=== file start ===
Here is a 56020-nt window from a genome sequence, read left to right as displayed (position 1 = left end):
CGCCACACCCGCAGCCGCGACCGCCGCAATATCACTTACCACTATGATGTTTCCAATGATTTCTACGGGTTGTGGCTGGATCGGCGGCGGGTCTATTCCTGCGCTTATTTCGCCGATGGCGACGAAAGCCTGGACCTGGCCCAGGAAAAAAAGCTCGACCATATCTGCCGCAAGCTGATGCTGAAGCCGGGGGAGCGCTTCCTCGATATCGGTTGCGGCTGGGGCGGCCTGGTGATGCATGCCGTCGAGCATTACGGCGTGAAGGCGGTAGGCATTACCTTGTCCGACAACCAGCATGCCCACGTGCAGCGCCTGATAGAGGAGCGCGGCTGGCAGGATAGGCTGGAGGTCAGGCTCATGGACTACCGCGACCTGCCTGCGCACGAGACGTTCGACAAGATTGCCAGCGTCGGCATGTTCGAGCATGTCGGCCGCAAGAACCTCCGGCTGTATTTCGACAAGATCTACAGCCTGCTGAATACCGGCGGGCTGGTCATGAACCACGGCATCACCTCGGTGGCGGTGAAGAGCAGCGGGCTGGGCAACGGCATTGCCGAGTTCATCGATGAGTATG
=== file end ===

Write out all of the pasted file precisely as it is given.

Here is a 56020-nt window from a genome sequence, read left to right as displayed (position 1 = left end):
CGCCACACCCGCAGCCGCGACCGCCGCAATATCACTTACCACTATGATGTTTCCAATGATTTCTACGGGTTGTGGCTGGATCGGCGGCGGGTCTATTCCTGCGCTTATTTCGCCGATGGCGACGAAAGCCTGGACCTGGCCCAGGAAAAAAAGCTCGACCATATCTGCCGCAAGCTGATGCTGAAGCCGGGGGAGCGCTTCCTCGATATCGGTTGCGGCTGGGGCGGCCTGGTGATGCATGCCGTCGAGCATTACGGCGTGAAGGCGGTAGGCATTACCTTGTCCGACAACCAGCATGCCCACGTGCAGCGCCTGATAGAGGAGCGCGGCTGGCAGGATAGGCTGGAGGTCAGGCTCATGGACTACCGCGACCTGCCTGCGCACGAGACGTTCGACAAGATTGCCAGCGTCGGCATGTTCGAGCATGTCGGCCGCAAGAACCTCCGGCTGTATTTCGACAAGATCTACAGCCTGCTGAATACCGGCGGGCTGGTCATGAACCACGGCATCACCTCGGTGGCGGTGAAGAGCAGCGGGCTGGGCAACGGCATTGCCGAGTTCATCGATGAGTATG